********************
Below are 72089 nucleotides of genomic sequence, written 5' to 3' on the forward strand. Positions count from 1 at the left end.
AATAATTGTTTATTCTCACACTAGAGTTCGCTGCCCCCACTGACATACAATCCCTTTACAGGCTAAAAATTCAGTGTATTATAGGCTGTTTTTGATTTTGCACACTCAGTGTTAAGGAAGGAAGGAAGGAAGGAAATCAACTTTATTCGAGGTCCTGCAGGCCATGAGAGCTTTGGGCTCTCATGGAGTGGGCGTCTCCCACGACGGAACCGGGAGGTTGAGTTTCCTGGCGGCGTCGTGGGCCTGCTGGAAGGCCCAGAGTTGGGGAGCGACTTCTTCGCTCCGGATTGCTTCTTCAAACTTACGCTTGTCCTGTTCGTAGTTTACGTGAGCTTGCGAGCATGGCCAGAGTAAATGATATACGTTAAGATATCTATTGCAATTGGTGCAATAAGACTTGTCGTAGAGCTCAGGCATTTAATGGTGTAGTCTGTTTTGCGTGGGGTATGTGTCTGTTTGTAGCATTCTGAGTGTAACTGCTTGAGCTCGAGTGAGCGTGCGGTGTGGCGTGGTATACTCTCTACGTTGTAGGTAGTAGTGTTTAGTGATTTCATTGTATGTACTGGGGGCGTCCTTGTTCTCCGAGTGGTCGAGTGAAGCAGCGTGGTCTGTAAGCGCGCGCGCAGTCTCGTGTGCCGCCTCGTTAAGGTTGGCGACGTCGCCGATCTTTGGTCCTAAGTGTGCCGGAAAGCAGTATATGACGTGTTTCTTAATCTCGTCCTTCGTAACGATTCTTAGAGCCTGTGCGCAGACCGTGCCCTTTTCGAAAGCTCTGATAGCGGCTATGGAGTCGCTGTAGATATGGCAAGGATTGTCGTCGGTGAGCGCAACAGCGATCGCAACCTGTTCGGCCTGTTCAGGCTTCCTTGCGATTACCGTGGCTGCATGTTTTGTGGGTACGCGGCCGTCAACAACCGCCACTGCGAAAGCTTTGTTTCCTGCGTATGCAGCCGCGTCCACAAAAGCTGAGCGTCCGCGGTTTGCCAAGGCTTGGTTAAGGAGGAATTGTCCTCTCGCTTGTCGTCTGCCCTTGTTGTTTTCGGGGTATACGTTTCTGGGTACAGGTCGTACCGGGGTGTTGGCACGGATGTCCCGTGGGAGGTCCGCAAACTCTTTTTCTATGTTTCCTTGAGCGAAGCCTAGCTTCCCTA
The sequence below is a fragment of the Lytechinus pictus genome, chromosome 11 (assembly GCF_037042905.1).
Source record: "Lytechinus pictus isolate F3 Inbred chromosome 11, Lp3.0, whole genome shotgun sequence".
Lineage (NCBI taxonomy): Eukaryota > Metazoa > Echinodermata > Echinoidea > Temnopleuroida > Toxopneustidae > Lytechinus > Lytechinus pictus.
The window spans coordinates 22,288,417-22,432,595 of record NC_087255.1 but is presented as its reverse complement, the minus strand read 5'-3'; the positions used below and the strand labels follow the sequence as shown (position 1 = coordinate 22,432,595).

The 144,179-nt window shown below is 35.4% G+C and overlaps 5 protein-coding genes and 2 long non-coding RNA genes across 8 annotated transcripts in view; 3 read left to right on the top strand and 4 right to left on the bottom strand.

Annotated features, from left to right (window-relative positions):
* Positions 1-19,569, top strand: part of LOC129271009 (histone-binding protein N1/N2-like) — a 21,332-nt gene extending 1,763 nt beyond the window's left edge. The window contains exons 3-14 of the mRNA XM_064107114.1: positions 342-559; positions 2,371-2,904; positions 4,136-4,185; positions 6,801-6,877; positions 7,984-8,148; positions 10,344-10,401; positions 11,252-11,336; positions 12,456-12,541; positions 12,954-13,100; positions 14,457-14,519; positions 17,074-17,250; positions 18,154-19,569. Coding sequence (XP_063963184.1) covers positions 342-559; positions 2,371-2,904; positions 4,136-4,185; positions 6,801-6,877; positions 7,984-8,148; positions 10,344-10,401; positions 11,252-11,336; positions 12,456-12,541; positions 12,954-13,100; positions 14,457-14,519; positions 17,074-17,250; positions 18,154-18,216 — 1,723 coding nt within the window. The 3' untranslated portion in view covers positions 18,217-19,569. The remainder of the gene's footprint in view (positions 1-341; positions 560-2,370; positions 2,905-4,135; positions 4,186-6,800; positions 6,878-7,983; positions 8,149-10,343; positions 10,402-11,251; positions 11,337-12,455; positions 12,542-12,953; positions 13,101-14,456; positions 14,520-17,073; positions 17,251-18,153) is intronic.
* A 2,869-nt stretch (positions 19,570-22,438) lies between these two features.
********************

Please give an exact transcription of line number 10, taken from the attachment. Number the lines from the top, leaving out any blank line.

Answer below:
* A 2,869-nt stretch (positions 19,570-22,438) lies between these two features.